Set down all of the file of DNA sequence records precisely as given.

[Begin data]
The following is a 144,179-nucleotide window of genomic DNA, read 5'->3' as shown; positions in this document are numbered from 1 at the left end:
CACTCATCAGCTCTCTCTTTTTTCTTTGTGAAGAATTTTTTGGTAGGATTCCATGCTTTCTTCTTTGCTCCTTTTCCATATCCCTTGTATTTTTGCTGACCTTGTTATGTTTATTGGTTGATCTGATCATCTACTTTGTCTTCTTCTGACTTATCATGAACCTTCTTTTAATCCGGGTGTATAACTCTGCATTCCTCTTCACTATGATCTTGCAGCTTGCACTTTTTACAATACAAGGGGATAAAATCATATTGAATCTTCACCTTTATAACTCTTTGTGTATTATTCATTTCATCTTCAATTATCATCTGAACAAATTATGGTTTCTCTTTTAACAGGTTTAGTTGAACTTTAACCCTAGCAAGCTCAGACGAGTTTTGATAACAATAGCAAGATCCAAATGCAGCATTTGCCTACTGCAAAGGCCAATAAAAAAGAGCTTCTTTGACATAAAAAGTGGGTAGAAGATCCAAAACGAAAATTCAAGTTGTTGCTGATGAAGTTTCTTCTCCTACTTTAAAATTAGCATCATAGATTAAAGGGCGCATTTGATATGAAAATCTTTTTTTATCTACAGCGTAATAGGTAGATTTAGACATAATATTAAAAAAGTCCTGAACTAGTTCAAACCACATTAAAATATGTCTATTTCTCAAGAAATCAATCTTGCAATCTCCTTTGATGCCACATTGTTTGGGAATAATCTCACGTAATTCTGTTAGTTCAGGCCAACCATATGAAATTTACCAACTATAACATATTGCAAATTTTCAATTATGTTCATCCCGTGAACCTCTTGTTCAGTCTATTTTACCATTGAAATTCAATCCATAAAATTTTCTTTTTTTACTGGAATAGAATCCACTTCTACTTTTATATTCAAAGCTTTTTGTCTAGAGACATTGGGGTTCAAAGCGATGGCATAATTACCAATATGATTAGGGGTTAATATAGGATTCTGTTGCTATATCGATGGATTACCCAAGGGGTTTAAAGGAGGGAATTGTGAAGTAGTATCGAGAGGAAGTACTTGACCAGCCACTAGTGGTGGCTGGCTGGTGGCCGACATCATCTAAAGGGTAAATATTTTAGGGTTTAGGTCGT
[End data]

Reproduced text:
The following is a 144,179-nucleotide window of genomic DNA, read 5'->3' as shown; positions in this document are numbered from 1 at the left end:
CACTCATCAGCTCTCTCTTTTTTCTTTGTGAAGAATTTTTTGGTAGGATTCCATGCTTTCTTCTTTGCTCCTTTTCCATATCCCTTGTATTTTTGCTGACCTTGTTATGTTTATTGGTTGATCTGATCATCTACTTTGTCTTCTTCTGACTTATCATGAACCTTCTTTTAATCCGGGTGTATAACTCTGCATTCCTCTTCACTATGATCTTGCAGCTTGCACTTTTTACAATACAAGGGGATAAAATCATATTGAATCTTCACCTTTATAACTCTTTGTGTATTATTCATTTCATCTTCAATTATCATCTGAACAAATTATGGTTTCTCTTTTAACAGGTTTAGTTGAACTTTAACCCTAGCAAGCTCAGACGAGTTTTGATAACAATAGCAAGATCCAAATGCAGCATTTGCCTACTGCAAAGGCCAATAAAAAAGAGCTTCTTTGACATAAAAAGTGGGTAGAAGATCCAAAACGAAAATTCAAGTTGTTGCTGATGAAGTTTCTTCTCCTACTTTAAAATTAGCATCATAGATTAAAGGGCGCATTTGATATGAAAATCTTTTTTTATCTACAGCGTAATAGGTAGATTTAGACATAATATTAAAAAAGTCCTGAACTAGTTCAAACCACATTAAAATATGTCTATTTCTCAAGAAATCAATCTTGCAATCTCCTTTGATGCCACATTGTTTGGGAATAATCTCACGTAATTCTGTTAGTTCAGGCCAACCATATGAAATTTACCAACTATAACATATTGCAAATTTTCAATTATGTTCATCCCGTGAACCTCTTGTTCAGTCTATTTTACCATTGAAATTCAATCCATAAAATTTTCTTTTTTTACTGGAATAGAATCCACTTCTACTTTTATATTCAAAGCTTTTTGTCTAGAGACATTGGGGTTCAAAGCGATGGCATAATTACCAATATGATTAGGGGTTAATATAGGATTCTGTTGCTATATCGATGGATTACCCAAGGGGTTTAAAGGAGGGAATTGTGAAGTAGTATCGAGAGGAAGTACTTGACCAGCCACTAGTGGTGGCTGGCTGGTGGCCGACATCATCTAAAGGGTAAATATTTTAGGGTTTAGGTCGT